What is the balance of happiness to suffering in nature ?
Whilst it seems clear there is much suffering in nature, Tomasik makes a bolder empirical claim that wild animals experience more suffering than happiness.
So nature plausibly contains net negative welfare.
By killing predators, we can save the lives of the many prey animals that would otherwise be killed in order to keep the animals at the top of the food chain alive.
Remarkably, vegetarians and vegans have an higher engagement of empathy related areas while observing negative scenes regarding animals rather than humans, with the additional recruitment of the mPFC, PCC, and some visual areas.
Using functional MRI, we hypothesized that vegetarians and vegans, who made their feeding choice for ethical reasons, might show brain responses to conditions of suffering involving humans or animals different from omnivores.
do animals suffer more than humans?
Another key objection to the argument we have given here, however, is that prey animals like the wildebeest may themselves have terrible lives—lives that are worse than death—even if we take predators out of the equation.
The wild that is conserved through these efforts has preventable suffering, so we have an obligation to prevent it.
Nature holds no value in and of itself, and no value at all outside of humanity’s personal attachment to it.
And while the loss of something humanity is attached to certainly causes suffering for humans.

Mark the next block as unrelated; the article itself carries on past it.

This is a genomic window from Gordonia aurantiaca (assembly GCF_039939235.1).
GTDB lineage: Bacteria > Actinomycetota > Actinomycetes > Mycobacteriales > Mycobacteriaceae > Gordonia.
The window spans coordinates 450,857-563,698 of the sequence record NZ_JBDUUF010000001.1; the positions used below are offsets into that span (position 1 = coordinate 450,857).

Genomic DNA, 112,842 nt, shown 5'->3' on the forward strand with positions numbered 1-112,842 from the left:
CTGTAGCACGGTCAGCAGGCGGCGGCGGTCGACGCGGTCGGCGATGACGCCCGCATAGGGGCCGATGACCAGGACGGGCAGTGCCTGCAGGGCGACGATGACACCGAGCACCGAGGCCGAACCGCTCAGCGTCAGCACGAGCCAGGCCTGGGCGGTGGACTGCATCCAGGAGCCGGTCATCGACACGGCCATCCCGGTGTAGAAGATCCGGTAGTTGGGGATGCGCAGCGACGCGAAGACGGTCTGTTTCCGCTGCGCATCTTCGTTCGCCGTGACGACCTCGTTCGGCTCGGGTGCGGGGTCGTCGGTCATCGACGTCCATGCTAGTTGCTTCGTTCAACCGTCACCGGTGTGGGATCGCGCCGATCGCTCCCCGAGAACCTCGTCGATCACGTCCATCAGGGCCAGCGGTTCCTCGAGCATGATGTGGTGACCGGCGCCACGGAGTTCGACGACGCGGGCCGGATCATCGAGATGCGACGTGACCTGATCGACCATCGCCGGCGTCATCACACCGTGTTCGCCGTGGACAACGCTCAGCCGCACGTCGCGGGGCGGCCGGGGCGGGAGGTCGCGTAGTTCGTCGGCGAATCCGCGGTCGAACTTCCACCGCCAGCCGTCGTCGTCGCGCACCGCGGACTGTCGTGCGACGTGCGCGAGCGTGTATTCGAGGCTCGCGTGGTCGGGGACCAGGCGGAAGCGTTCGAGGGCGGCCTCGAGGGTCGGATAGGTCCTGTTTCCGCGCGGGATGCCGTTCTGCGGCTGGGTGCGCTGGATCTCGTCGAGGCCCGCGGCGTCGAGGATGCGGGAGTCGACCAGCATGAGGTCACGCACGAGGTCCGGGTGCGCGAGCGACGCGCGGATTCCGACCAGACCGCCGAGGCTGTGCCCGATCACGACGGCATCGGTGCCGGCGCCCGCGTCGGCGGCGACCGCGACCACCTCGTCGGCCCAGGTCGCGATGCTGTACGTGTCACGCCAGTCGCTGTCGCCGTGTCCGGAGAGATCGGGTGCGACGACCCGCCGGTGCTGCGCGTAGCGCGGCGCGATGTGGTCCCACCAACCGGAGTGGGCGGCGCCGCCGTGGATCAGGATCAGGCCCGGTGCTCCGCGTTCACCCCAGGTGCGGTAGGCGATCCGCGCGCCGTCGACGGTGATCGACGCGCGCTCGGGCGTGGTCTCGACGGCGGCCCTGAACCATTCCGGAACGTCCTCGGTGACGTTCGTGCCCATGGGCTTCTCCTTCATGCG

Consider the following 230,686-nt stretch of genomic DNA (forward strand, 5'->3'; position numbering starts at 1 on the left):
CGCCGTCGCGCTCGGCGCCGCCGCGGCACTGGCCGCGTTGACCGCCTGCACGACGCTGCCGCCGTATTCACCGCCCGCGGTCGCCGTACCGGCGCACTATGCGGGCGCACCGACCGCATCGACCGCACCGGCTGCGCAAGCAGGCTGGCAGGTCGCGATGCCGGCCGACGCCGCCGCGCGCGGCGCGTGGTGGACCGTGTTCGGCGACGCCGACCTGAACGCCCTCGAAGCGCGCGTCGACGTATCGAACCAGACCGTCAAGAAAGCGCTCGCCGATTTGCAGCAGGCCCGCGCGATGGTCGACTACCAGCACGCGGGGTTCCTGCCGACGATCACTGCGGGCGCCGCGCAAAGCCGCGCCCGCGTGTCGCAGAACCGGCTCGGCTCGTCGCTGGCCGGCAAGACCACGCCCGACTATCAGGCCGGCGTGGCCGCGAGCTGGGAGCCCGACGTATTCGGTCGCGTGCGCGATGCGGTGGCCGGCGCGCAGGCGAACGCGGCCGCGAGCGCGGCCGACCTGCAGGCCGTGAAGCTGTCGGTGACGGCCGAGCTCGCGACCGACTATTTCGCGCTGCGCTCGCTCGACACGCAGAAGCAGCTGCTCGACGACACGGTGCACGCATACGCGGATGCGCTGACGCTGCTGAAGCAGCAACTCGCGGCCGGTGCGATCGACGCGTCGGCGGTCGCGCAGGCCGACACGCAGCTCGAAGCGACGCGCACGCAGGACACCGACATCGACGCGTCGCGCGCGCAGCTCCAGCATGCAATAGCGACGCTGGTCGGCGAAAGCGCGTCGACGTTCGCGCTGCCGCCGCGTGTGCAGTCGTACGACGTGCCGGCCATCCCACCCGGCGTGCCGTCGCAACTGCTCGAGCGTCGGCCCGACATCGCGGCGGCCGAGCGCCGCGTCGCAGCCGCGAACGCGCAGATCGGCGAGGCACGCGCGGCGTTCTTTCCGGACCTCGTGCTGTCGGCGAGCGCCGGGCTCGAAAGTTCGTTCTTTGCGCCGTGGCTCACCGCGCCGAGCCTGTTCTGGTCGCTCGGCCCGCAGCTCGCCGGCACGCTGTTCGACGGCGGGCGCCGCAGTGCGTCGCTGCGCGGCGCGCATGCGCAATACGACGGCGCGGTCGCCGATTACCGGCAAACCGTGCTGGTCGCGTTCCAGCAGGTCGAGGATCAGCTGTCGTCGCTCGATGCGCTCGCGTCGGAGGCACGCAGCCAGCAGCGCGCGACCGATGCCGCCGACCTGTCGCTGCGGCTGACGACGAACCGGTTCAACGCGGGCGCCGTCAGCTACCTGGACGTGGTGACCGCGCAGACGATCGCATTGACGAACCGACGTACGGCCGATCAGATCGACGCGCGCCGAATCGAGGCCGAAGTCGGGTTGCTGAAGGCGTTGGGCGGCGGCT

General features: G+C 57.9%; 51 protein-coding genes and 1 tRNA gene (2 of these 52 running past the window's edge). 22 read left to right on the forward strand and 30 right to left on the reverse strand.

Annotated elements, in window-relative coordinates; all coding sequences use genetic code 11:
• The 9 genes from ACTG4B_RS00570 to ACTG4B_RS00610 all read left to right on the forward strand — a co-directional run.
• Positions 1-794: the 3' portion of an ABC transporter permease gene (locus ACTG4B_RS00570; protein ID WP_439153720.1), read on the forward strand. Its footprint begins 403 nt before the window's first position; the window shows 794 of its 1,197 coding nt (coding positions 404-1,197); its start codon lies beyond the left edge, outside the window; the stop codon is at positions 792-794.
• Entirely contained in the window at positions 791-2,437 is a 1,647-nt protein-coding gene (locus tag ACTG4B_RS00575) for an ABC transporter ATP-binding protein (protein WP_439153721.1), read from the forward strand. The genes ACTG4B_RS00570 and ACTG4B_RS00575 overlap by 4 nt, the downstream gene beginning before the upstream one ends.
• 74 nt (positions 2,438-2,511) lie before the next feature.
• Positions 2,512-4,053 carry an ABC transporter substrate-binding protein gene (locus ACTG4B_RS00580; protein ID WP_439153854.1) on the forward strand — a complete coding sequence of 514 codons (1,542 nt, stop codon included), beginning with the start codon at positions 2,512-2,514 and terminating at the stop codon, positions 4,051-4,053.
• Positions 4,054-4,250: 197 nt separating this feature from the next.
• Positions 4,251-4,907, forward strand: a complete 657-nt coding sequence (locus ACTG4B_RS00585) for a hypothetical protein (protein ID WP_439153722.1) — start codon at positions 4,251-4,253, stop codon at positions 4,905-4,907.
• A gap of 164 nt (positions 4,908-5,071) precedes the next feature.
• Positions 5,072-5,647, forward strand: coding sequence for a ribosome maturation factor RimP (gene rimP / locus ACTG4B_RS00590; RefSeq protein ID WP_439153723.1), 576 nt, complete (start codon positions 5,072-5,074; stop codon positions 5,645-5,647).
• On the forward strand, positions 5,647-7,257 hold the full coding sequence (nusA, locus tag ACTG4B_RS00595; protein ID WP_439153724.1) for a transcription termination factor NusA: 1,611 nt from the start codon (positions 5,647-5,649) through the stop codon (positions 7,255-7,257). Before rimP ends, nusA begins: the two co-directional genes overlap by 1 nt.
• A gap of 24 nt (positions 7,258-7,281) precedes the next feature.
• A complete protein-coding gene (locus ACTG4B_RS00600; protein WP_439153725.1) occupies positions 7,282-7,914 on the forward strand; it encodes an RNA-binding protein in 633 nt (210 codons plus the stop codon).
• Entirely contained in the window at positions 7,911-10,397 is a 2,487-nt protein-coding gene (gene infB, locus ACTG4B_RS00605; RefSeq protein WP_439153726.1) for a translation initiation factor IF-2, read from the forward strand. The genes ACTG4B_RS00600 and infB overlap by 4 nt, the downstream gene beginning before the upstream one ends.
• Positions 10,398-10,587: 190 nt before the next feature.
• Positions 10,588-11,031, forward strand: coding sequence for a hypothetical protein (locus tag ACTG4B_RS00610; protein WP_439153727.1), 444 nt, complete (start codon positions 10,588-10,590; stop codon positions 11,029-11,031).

It seems safe to say that this suffering is minimal compared to that of animals in the wild.
What is relevant is that, however much suffering you think the zebra feels, the pleasure of lions much counter-balance it to some degree.
So it’s harder to conclude there is more net suffering amongst wild animals just because being eaten is painful.
How to calculate it ?
I suggest, if we want to know the balance of happiness to suffering in nature, we should to give an evolutionary explanation of how much pleasure and pain the animals in a given ecosystem would experience on a daily basis.
Having argued ‘k-selector’ animals (e.g. gazelles, which have few offspring, few of whom die immediately) have bad lives and painful deaths, he argues there is more suffering than happiness in nature because most animals are ‘r-selectors’ animals (e.g. fish, which have many offspring, most of which die immediately).
For readers impatient for the punchline, the thrust of my argument is.
1) the case for net wild animal is highly selective, relying on imagining obviously bad aspects of animals’ lives, such as being eaten alive, rather than accounting for all their positive and negative experiences and.
2) it requires immense speculation about how good or bad animals’ experiences are (e.g. how many hours of eating grass is equivalent to 5 minutes of being eaten alive? People eating plant-based diets experienced an improvement in their physical health and better control of their diabetes, the findings showed.
3: Even if smaller animals experience less happiness than larger ones, the fact there are so many of them, and their lives so bad, suggests there is more suffering in nature than happiness.